through which the psychology of power can always be smuggled—the tapeworm of
exploitation will never be annihilated.'

I think this point of view refuses to engage with the very challenging paradox of family. The family, in any of its compacted or extended forms, is both that which oppresses and that which liberates. I never ever mind paying tax towards the domestic purposes benefit which allows for persons experiencing oppression within their family situation to start new lives. I have seen the biological family uprooted and I have not seen the tapewqorm of exploitation annihilated, quite the opposite. I have known children with over a page worth of 'families' and as many again of different schools. I think that Bernstein's attack on the choices many women have made for their sites of struggle glosses over so much as to make it an empty statement. I have seen women and men fight for the right to adopt children within same-sex relationships and make other strides to create their own families, free of the oppression which comes from a narrow view of 'family'. I don't think it was radical and certainly not utopian when I kept my own name after legally marrying. There are aspects of traditional marriage which horrify me, the way in which such a fuss is made of the bride and of the whole shebang being according to some women actually for the mother of the bride. We stepped out of all of that, breaking a few hearts temporarily as a result.

We still need to fight very hard against violence towards women and one of the oppressive parts of some family values is that horrible thing of staying together for the children. I do wonder how any parent could love their daughter and yet still tell them this thing when they arrive on the doorstep battered. It is still happening.

I do not believe that we reduce oppression by blowing open the entire construct of family. Obviously I do lack utopian vision because when I think of times when this has sort of happened I think of even more repressive regimes - the Romanian orphans, the slave trade in America. Family also offers the possibility of growth together, support in the face of disaster, the incredible journey of watching a new generation emerge.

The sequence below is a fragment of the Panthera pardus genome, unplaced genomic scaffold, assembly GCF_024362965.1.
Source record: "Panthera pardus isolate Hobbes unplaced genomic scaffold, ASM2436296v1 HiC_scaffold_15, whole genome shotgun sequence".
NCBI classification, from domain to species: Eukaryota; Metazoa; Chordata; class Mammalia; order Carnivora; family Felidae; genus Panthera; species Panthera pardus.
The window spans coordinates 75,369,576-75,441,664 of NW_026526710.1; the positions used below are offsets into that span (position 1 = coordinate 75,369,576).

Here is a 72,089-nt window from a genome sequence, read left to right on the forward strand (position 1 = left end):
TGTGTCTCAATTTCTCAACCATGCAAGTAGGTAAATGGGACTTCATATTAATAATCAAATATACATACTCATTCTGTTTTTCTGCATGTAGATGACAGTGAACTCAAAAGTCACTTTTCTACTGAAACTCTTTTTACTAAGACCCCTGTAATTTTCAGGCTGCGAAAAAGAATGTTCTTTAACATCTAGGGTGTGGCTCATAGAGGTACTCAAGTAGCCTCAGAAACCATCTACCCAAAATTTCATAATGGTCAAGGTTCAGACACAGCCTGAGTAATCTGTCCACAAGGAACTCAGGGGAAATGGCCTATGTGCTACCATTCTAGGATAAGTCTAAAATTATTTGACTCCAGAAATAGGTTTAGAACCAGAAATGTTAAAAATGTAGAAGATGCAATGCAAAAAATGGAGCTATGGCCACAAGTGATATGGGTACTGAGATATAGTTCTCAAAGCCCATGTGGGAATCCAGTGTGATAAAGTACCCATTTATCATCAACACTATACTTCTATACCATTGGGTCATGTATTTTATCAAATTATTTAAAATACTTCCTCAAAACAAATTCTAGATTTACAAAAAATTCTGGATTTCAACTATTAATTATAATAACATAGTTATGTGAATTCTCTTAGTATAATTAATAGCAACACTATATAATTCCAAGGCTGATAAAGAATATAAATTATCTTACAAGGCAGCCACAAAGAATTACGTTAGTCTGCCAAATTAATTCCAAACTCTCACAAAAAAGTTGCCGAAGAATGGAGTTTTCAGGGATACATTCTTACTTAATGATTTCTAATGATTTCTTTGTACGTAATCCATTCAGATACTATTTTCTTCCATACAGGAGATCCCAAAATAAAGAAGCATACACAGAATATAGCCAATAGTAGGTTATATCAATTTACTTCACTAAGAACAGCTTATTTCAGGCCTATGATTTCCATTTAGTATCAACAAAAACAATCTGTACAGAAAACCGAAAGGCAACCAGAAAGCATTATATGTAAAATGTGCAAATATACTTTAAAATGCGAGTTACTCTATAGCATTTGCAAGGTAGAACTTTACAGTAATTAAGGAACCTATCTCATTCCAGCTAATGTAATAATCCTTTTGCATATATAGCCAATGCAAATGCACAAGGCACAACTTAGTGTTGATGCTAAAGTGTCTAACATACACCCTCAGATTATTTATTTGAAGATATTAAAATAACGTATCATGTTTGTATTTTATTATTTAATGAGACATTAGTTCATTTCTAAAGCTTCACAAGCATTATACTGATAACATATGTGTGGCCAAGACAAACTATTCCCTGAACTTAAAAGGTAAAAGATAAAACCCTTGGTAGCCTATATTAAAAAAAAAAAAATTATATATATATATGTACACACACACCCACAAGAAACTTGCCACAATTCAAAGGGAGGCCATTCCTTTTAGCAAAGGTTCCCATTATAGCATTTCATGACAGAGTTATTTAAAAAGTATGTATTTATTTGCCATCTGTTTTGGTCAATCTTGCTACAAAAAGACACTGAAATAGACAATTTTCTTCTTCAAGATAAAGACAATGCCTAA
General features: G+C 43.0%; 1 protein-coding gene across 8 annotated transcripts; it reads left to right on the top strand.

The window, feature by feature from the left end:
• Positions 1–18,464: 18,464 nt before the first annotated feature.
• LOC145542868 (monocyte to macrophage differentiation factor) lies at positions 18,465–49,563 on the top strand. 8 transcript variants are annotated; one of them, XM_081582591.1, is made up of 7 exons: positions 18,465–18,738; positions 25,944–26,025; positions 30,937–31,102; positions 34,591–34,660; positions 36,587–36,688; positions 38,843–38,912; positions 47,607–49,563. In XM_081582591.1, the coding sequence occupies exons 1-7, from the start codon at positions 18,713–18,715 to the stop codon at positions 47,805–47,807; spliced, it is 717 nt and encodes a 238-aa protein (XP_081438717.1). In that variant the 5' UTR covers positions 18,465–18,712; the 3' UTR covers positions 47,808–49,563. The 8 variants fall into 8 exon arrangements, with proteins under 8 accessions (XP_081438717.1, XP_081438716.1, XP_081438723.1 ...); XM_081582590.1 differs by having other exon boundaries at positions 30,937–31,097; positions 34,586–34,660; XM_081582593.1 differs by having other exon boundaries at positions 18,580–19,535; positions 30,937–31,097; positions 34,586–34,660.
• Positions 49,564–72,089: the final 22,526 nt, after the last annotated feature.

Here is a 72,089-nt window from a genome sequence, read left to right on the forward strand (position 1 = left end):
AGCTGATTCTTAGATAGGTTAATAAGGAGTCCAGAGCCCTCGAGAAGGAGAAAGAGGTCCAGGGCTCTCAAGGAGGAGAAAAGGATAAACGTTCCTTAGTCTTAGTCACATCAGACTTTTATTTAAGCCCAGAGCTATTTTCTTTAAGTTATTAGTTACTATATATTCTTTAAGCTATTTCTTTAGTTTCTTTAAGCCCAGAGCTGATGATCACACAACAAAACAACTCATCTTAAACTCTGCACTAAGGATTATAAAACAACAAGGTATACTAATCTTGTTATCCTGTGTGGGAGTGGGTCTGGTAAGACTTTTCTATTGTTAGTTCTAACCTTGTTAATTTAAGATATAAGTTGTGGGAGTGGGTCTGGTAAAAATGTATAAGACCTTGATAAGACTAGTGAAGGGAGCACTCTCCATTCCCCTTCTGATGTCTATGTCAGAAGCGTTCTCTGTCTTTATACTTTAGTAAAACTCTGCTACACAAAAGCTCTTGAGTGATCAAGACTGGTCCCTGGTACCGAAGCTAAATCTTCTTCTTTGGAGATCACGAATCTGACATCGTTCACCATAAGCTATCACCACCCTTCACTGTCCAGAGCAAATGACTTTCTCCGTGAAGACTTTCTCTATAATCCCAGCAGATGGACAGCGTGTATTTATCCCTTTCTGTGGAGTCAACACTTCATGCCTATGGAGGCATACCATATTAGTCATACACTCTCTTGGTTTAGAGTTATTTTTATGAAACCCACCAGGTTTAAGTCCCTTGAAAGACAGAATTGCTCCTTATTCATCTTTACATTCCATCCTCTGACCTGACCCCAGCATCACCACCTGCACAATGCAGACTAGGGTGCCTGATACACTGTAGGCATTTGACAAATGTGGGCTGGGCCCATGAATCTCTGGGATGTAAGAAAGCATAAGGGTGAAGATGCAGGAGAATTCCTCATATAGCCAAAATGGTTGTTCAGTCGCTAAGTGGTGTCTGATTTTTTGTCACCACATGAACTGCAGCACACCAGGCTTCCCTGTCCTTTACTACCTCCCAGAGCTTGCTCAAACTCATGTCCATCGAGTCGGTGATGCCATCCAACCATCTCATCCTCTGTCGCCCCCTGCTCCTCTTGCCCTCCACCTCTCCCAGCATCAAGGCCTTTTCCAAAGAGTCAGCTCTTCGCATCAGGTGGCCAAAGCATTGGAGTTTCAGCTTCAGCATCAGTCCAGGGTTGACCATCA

While I've been writing this post, I've been up and down countless times to my daughter who is running a temperature (No I haven't given her pamol, but I'm happy to vent forth sometime soon about big pharma, one of the most oppressive and powerful groups in the entire planet. My utopia won't involve those brutes). It's not oppression. It's work and I'm pleased to do it. Obviously there are sites of power and oppression around illness and family. Who will take the day off work tomorrow if she has not recovered? What about the wider workplace and family care issue? In the UK I remember Tony Blair talking about childcare for ill children to keep the economy going (why else?). Moron. Yes, family life presents situations which don't respond well to an economics-based model. I think it would be quite easy to track changes in publicly available childcare against economic imperatives. The match is pretty good.

It's a lovely thing, swanning around with words. Blogland has provided a great platform for us all to swan around with words. If you read the next Liberation post, you will meet a supposed guru called Slavoj Zizek. From the linked post, I think we are talking emperor with no clothes country. I would love to know what others think.